In a series of sensitivity analyses, we modified the definition of the primary outcome as follows: attachment defined as the first date of primary care attachment (removing the hierarchical approach), attachment to a PEM only, and attachment to a PEM or CHC only. We censored primary care attachment on death, the end of the study period (December 31, 2018) or a maximum of 351 days following cohort entry (i.e., 365 days following enrolment termination), whichever occurred first.

The secondary outcome was the rate of all-cause ED visits during the period without primary care attachment. We identified all ED visits that occurred after the 14-day window and before the end of follow-up for the primary care attachment outcome. For each exposure group, this rate was compared to the rate of all-cause ED visits in the 1-year preceding termination of enrolment with the original PCP. For each period, the numerator was the total number of ED visits, and the denominator was the total follow-up time. We repeated this process for our tertiary outcome of opioid toxicity, defined as an ED visit or hospital admission for opioid toxicity. We compared rates of our secondary and tertiary outcomes during follow-up to rates in the 1 year prior to termination of enrolment because these rates already differed considerably between opioid therapy groups at baseline, and opioid unexposed individuals were required to have had no opioid toxicity event in the prior 3 years. Therefore, within-person analyses of rates before and after PCP loss were determined to be the most appropriate comparison.

Characteristics of the cohort

We assessed demographic characteristics (age, sex, urban/rural and northern/southern location of residence, neighborhood-level income quintile and indices of marginalization), enrolment model characteristics (type of model, reason for termination), and opioid-related characteristics (type of opioid dispensed, average daily dose, number of prescribers) on the enrolment termination date. To measure the health status of the cohort, we used The Johns Hopkins ACG System Version 10 to obtain the number of Aggregated Diagnosis Groups (ADGs) in the 2 years prior to enrolment termination [24]. We also examined health services utilization for liver disease, chronic kidney disease, alcohol use disorder, opioid toxicity, and mental health and substance use-related diagnoses in the 3 years prior to enrolment termination. We identified individuals diagnosed with diabetes, chronic obstructive pulmonary disease, or asthma prior to enrolment termination. Finally, we measured the number of inpatient hospitalizations, outpatient physician visits, as well as dispensing of prescriptions for stimulants, benzodiazepines, or prescription cannabinoids in the year prior to enrolment termination.

Statistical analysis

We used descriptive statistics to summarize the characteristics of the study cohort by exposure status. We calculated standardized differences to compare each opioid exposure group to opioid unexposed individuals, with differences greater than 0.10 considered meaningful [25]. We then estimated multivariable Cox proportional hazards models for the association between opioid exposure and primary care attachment for the main outcome definition and the sensitivity definitions. We tested the proportional hazards assumption for each of the outcomes using log–log survival curves and an interaction between time and exposure group (S1 Fig). In 2 post hoc sensitivity analyses, we refit models for the primary outcome among individuals whose physician ended the patient enrolment (to investigate whether findings were consistent when provider loss was not the patient’s decision) and stratified by OAT type (because of different patient and clinical characteristics between methadone and buprenorphine/naloxone).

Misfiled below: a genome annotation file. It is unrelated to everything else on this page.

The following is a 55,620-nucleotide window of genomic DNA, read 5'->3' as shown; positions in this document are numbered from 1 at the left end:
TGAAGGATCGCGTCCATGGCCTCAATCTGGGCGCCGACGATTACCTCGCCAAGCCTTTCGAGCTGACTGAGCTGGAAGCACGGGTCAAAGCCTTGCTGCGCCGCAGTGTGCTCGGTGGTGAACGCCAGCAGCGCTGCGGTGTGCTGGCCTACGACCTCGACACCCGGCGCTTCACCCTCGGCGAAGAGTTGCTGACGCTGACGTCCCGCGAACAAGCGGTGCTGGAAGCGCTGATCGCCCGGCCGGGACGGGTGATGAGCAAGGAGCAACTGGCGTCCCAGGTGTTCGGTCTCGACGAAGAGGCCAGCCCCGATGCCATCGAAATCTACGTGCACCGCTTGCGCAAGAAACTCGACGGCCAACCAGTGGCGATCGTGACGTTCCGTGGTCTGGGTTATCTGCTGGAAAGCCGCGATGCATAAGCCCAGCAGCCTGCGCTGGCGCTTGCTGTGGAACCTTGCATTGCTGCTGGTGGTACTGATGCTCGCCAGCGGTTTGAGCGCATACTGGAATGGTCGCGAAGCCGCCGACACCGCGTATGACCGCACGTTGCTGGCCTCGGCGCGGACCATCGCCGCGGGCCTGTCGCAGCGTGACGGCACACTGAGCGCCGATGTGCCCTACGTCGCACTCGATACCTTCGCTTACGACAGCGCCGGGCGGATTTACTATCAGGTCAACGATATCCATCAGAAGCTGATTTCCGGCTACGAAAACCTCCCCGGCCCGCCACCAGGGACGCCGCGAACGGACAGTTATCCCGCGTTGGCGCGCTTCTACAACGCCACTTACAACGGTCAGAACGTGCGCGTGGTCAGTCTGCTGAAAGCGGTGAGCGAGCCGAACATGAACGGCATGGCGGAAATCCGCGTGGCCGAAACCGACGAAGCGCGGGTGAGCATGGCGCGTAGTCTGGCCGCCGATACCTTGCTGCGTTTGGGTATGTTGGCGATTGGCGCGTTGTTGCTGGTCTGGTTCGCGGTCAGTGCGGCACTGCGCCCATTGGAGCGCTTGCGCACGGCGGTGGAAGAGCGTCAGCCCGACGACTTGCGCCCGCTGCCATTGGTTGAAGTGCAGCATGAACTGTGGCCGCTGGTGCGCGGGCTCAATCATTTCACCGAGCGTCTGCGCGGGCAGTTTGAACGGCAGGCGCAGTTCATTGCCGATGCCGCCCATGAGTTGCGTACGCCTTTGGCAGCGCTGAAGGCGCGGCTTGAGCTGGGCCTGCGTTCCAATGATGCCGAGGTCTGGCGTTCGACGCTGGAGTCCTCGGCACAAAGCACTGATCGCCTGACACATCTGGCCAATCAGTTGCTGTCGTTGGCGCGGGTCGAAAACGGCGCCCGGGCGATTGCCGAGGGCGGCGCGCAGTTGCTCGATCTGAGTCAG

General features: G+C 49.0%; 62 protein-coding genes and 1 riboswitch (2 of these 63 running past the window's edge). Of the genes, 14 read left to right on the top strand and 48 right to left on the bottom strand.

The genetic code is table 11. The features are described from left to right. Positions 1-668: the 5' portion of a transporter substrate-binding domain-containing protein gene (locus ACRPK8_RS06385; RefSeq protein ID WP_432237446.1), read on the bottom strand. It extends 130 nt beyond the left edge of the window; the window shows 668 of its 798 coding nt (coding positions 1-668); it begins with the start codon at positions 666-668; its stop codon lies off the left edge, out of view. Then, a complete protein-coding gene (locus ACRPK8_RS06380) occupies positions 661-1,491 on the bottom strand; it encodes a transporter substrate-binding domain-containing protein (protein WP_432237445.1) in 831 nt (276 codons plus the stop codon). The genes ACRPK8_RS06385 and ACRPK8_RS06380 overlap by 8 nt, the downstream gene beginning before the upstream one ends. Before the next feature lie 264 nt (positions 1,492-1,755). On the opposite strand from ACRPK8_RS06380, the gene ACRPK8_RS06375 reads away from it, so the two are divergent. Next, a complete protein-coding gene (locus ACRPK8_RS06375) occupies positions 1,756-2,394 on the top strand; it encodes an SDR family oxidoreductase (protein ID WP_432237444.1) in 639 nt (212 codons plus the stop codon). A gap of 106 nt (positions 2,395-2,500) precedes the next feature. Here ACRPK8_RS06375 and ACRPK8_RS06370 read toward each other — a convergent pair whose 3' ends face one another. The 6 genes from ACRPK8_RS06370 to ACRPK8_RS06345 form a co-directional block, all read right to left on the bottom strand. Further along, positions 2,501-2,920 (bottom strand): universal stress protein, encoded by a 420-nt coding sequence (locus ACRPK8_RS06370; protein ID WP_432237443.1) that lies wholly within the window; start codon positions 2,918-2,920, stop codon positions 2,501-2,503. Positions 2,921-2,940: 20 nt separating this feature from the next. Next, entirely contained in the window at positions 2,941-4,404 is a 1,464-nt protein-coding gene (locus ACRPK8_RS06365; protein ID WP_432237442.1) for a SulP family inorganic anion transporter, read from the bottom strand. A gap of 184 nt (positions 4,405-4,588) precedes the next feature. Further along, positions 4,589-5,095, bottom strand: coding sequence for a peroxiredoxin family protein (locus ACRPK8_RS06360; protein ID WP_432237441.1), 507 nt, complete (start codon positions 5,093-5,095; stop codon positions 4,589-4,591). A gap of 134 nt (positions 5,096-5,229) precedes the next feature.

For our secondary outcome, we estimated multivariable Poisson regression models for each opioid exposure group to compare the rate of ED visits during the period without primary care attachment to the rate in the 1-year preceding provider loss. The models were generated using a generalized estimating equation (GEE) to account for the 2 measurements for each person. We included an offset in the models to account for varying durations of follow-up during the period without attachment. We replicated these methods to compare the rate of opioid toxicity during the period without primary care attachment to the rate in the period prior to provider loss for OAT recipients and long-term OPT recipients. We did not estimate a model for opioid-unexposed individuals, as our inclusion criteria required this group to have no healthcare encounter for opioid toxicity in the 3 years prior to provider loss. All models were adjusted for the demographic, clinical, health services utilization, and prescription-related covariates. The study design and analyses were described in a prospective analytic plan (S1 Protocol). Analyses were conducted at ICES using SAS Enterprise Guide version 7.1 (SAS Institute, Cary, North Carolina) and used a type 1 error rate of 0.05 as the threshold for statistical significance.

Results

Among the 14,397,527 individuals alive and eligible for OHIP on December 31, 2015, 2,085,866 were rostered to a PEM and had an enrolment status change over the study period, and 154,970 met our inclusion criteria. Of these, 1,727 (1.1%) were OAT recipients, 3,644 (2.4%) were people prescribed long-term OPT, and 149,599 (96.5%) had no recent known opioid exposure (Fig 1). The majority of OAT recipients (76.6%) were treated with methadone, and less than 6 were receiving OAT from their primary care physician (Table B in S1 Text). Among people prescribed long-term OPT, 21.6% (N = 787) were treated with a long-acting opioid formulation, and the median daily dose of opioids dispensed was 45 morphine milligram equivalents (MMEs; interquartile range 23 to 120 MME; Table B in S1 Text). The majority of people in each of the patient groups had their enrolment terminated by their physician, with a higher percentage of OAT recipients losing enrolment for this reason (88.8%) compared to long-term OPT recipients (78.1%) and unexposed individuals (79.5%; Table 1).